An off-the-wall promoter creates unique, memorable experiences to keep a company's name front and centre in the consumer's mind. To do this, s/he thinks "outside the box" while still "remaining in it", if you know what we mean. In other words, you must analyze who your customers are and their needs (which is conventional marketing), but you must also reach them in a refreshing way (which is off-the-wall
First, you must create a niche
A niche? What's a niche? A niche is the same as a nephew, except she's female! Okay, okay, stop your groaning. It seemed funny to us at the time. (Sheesh. Tough audience.) Anyway, if you want to understand what we're talking about here, let's take the experience of a man named Warren Avis. When Warren Avis was a Captain in the U.S. Air Force during the Big One, that's World War II for all you newbies, he often had difficulty finding ground transportation after his plane landed. So frustrated was he that he started to store his motorcycle in his plane's bomb bays, just so he'd have something for transportation during his off-time. After the war, he noticed he was having the same problem when he was a businessman. Suddenly, he was struck by a brainstorm. He decided to put car rentals into major airports and in highly visible areas of the city all over the world. To promote his new service, he hired women for the counter, offered new cars for rent and even pioneered the new "credit card" idea. From the get-go, his creativity was evident in the way he convinced airplane execs to put pamphlets about his car business in their planes. (the magazine was a forerunner of today's in-flight magazines). Just by doing this, Warren Avis advertised his new car-rental concept to thousands of travellers. Suddenly, Avis was going where no other marketer had gone before. As the president of his company, he was a perfect marketer. He saw a need and he filled it...AND, like all successful marketers, he wasn't shy about promoting his enterprise.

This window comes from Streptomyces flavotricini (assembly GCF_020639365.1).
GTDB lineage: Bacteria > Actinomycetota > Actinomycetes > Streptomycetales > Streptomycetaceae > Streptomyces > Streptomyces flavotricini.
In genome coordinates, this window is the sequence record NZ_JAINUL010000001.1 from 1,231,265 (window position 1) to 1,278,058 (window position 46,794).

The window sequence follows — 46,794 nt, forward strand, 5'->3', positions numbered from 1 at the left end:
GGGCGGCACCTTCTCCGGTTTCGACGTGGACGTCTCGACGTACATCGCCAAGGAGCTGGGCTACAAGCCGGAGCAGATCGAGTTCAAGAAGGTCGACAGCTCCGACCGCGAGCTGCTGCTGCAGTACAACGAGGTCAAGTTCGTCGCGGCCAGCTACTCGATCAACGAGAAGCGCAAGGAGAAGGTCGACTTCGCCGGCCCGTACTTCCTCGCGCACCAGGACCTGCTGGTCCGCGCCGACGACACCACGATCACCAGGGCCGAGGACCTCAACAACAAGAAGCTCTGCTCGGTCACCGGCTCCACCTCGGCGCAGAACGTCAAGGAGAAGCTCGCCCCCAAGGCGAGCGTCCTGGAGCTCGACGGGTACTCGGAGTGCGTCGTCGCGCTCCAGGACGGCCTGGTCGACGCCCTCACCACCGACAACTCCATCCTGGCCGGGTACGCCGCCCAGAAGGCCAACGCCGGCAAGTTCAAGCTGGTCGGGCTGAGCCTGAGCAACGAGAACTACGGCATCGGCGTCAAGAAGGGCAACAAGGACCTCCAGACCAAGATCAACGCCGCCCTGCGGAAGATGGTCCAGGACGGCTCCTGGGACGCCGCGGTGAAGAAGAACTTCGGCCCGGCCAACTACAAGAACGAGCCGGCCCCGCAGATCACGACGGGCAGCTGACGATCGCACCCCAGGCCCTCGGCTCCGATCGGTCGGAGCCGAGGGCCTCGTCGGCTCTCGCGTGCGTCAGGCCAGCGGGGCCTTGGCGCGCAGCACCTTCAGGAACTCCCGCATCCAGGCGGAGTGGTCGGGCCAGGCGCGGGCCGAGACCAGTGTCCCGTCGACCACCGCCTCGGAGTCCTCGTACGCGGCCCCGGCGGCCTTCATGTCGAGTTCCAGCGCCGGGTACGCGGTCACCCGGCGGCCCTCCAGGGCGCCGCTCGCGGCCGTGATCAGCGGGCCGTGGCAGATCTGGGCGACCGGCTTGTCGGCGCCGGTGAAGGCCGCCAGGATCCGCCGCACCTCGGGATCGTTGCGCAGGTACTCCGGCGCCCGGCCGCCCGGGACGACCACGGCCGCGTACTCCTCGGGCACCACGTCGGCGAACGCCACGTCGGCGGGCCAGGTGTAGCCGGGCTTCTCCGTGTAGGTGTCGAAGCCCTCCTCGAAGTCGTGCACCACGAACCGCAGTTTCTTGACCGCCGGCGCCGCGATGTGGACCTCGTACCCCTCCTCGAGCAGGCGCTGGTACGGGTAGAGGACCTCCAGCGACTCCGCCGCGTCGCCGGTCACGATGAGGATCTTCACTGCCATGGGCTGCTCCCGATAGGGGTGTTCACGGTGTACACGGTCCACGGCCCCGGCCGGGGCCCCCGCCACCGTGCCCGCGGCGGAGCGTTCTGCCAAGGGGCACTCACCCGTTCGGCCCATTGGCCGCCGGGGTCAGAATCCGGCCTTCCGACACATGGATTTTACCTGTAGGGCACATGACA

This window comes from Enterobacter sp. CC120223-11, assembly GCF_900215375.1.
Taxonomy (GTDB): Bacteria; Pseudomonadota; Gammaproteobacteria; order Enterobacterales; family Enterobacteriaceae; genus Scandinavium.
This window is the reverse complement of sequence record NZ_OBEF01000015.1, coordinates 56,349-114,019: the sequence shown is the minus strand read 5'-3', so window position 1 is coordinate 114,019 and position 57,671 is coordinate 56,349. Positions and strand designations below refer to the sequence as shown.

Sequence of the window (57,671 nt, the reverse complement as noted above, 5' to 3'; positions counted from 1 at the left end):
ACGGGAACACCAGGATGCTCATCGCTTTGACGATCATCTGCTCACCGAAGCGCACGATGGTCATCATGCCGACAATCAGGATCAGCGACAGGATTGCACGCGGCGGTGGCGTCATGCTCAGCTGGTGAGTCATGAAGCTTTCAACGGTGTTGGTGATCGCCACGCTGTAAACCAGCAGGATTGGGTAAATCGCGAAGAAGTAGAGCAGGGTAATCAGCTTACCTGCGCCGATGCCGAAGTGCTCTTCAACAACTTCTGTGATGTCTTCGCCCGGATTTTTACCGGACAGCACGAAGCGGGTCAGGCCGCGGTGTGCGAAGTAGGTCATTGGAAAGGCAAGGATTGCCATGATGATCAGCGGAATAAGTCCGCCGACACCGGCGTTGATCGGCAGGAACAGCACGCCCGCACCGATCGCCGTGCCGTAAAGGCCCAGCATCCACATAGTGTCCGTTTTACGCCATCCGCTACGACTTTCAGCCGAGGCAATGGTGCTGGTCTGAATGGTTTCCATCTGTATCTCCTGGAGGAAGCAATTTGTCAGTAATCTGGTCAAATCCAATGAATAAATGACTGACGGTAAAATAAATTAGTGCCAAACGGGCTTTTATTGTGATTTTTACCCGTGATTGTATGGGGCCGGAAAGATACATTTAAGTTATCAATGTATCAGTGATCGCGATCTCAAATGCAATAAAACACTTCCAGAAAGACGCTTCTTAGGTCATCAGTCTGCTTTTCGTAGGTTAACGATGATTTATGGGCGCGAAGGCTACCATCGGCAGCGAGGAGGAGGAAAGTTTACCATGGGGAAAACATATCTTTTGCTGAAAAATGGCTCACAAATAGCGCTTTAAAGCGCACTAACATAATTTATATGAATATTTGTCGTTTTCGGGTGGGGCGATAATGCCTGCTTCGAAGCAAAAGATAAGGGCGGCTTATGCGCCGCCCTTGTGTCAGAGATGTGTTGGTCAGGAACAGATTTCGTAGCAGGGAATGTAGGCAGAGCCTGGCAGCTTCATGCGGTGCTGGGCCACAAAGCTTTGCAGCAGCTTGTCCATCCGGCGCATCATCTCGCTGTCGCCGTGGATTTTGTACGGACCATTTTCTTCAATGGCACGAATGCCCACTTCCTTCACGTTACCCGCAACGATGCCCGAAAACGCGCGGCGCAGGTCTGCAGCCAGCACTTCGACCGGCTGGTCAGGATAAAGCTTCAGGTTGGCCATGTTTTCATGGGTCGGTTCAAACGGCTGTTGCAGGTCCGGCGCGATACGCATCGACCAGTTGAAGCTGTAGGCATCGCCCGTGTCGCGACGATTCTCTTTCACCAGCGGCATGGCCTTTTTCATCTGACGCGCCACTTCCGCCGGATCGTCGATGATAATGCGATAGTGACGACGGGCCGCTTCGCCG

Give your business a signature -- something the consumer will remember. It doesn't matter if it's kitschy. Your only goal is to avoid bad taste. Then again -- what the heck is so wrong with bad taste? Bad taste can get people talking!! For example, to get the attention of passing motorists, some American dairies housed themselves in huge "milk bottles". Hot dog and hamburger joints operated out of massive "hot dogs". They weren't hard to miss. If you own a television, there's no doubt you have seen "zany" TV commercials for your local car dealership. These people will do anything to get your attention -- from destroying cars to dressing up as furry animals. This is, of course, in advertising but the real place to get noticed is in "promotion". For example, a manufacturer sent out a video demonstration to the media packaged in an aluminum tray and called it a "TV dinner". A recent graduate in Public Relations sent out inexpensive tape recorders that he bought for about fifteen dollars and paired each one with a six-minute cassette; in the tape he introduced himself and told his listener that he wanted to be "different". A dental group wanted to thank patients for their patience with any problems they may have experienced during a time when the practice converted their computer systems. So they sent o ut a box whose label explained that there were no "half-baked" excuses for the problems. When opened, the package revealed six cookies, and yet another message explaining that the conversion proved to be "one tough cookie".
A Boston accounting firm, where one of the partners is Irish sends out green bagels a week before
St. Patrick's Day to the media, and on the holiday to clients and vendors.